Taking the stress out of your first overseas relocation

Taking the stress out of your first overseas relocation

Taking the stress out of your first overseas relocation

What is expat fatigue, and is it curable?

Like so much else in our modern-day lives, expatriation is yet another challenge which can lead to exciting possibilities or crash us into depression. Obviously, it’s not a diagnosed illness, but it’s real enough to those who’re enduring it as an unexpected part of a massive lifestyle change. Add it to divorce, bereavement and moving house and you’ve got the stress-related picture! It’s a recognised phenomenon which can wreak havoc in your new life overseas. Culture shock is normal when a new and unfamiliar culture isn’t just in your dreams, it’s in your face!

Challenges like driving on the ‘wrong side of the road, dealing with unfamiliar bureaucrats speaking an unfamiliar language and not being able to express yourself correctly can all lead to disorientation and cultural fatigue – emotional and physical exhaustion due to a fear of not surviving in an alien culture. None of this is good news when you’re attempting to impress your new work colleagues. However, the positive news for most sufferers is that your subconscious will adapt itself after a period of six months or so, leaving you free to get on with your life.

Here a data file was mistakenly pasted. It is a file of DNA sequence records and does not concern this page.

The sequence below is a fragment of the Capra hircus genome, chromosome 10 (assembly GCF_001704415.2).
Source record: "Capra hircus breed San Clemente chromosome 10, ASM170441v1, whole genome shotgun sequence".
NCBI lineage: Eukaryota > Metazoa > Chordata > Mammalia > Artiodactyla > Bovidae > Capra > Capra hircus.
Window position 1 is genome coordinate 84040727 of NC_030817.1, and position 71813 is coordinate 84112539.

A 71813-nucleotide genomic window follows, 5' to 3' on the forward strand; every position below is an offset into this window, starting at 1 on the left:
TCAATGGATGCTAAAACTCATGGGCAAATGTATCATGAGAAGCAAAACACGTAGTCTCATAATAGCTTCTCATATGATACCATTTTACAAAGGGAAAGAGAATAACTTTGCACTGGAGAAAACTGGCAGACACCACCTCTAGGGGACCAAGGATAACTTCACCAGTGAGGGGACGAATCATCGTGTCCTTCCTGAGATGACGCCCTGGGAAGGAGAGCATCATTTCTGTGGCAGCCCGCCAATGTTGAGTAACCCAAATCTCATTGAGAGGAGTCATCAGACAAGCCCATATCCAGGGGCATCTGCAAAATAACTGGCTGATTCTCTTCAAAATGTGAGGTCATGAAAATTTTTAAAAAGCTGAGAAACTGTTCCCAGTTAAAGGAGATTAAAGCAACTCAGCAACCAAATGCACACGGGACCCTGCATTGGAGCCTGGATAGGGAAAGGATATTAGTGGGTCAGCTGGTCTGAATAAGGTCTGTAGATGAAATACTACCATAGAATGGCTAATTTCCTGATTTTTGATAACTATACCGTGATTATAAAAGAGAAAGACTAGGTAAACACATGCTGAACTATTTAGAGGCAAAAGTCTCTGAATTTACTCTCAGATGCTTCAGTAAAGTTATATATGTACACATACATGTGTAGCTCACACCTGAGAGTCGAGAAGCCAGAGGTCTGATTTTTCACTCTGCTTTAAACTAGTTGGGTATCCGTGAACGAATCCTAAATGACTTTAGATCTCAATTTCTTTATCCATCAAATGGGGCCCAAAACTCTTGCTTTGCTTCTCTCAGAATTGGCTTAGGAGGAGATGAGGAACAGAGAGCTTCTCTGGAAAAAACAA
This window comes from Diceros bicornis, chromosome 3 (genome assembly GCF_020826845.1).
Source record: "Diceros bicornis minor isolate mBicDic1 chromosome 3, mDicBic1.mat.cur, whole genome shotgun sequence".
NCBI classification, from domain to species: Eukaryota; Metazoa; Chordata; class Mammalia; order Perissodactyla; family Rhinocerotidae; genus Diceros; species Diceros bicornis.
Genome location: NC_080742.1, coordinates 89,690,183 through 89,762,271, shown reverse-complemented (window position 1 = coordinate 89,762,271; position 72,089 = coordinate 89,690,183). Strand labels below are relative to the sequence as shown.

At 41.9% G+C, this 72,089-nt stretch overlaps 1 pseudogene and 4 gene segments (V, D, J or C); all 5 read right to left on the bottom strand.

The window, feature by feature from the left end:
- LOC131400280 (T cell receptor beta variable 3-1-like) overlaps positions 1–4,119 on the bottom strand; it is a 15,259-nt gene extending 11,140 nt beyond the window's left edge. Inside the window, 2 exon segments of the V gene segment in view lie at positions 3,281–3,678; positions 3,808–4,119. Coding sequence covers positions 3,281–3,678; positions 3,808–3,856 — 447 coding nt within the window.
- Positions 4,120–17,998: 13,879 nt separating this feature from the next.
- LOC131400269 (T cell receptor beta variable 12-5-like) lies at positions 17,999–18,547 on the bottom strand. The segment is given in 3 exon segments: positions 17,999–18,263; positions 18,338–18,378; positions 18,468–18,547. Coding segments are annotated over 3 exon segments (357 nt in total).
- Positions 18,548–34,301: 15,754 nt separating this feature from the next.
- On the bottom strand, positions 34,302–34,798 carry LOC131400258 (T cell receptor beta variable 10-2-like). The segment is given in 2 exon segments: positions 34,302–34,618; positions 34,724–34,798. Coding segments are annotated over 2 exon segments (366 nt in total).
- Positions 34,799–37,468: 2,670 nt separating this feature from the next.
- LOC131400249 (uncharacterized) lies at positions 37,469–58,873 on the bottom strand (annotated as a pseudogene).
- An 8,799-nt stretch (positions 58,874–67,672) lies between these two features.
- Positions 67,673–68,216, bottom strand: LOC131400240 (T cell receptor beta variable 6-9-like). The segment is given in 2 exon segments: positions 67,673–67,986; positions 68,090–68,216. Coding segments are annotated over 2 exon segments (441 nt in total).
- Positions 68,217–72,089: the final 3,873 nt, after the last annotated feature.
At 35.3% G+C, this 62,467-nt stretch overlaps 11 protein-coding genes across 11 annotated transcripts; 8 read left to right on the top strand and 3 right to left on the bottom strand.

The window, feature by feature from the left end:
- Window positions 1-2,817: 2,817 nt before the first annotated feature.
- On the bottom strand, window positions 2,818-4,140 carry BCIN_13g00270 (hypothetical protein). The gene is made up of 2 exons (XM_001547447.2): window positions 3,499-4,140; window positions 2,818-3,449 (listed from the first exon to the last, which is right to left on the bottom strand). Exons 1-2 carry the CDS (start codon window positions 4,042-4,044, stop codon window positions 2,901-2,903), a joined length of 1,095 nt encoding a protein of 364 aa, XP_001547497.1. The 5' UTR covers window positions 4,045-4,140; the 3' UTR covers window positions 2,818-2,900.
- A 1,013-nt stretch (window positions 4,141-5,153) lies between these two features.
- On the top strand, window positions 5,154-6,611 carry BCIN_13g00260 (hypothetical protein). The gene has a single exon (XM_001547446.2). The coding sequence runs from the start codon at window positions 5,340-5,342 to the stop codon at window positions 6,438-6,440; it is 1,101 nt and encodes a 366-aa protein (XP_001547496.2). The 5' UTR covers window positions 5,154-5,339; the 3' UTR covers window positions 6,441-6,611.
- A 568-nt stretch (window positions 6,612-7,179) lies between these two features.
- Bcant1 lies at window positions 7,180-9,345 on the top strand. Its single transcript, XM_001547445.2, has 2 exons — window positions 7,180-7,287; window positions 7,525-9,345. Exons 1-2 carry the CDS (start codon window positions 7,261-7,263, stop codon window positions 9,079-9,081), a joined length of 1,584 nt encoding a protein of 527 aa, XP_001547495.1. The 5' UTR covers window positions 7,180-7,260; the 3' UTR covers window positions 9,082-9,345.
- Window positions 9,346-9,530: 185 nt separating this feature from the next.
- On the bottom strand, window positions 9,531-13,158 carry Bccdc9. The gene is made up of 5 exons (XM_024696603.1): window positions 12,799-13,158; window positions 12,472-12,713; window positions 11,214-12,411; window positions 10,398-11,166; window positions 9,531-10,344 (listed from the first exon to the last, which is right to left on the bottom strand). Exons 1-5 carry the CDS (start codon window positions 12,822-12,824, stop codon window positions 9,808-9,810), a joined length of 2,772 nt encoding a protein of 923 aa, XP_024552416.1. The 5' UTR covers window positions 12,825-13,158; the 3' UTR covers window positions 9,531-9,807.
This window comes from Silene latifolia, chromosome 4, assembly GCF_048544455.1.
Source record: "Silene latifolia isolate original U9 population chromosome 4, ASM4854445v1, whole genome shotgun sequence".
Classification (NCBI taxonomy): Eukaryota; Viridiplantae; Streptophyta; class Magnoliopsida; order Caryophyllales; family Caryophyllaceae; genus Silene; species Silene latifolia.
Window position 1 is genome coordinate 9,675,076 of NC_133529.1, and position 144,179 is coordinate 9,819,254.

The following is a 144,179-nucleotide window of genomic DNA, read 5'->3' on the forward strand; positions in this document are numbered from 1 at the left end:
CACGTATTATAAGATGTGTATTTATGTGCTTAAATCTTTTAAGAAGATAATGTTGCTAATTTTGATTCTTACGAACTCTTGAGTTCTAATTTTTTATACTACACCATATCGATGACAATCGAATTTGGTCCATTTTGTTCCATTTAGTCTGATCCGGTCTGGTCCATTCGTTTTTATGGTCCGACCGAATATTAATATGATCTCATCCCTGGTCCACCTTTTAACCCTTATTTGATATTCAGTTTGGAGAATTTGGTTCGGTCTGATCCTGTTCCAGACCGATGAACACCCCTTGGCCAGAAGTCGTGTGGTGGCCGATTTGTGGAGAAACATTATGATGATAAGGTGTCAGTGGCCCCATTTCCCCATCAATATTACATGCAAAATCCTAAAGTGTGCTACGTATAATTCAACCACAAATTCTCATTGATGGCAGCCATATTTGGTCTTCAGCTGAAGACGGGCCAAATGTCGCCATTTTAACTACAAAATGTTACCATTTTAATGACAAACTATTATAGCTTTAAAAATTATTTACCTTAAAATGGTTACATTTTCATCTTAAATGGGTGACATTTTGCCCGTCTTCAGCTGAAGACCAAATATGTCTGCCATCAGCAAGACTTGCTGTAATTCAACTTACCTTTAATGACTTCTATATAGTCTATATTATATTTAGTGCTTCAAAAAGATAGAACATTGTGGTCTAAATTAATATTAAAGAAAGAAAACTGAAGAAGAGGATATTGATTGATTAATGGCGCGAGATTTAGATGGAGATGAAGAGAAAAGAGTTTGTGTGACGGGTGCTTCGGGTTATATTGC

For those experiencing the onset of expat fatigue, the easy way out is to give up and go home, a response which is reasonable when a challenge proves too much. Otherwise, there’s a strategy aimed at getting you through the worst and allowing you to get on with your life. It starts with making notes abut your feelings and taking steps to improve your health and sense of wellbeing. Exercising, eating regularly, not drinking too much and sleeping comfortably after doing something you really enjoy is a good start. Learning the local customs and language of your new country helps you fit in and feel more ‘at home’.

Getting used to being a stranger in a strange land brings confidence and helps you deal with any negative reactions you may experience. Living in an ‘expat bubble’ is the wrong thing to do, but going native doesn’t work either. The trick is to adopt the host culture’s most congenial aspects without losing your own cultural identity, and changing a few of your worldviews and core assumptions can make fulfilling your potential is every way far easier. Relocating overseas is a vast learning experience, with making the most of it the best way to succeed in business and in your personal life.

Related Stories:

Latest News: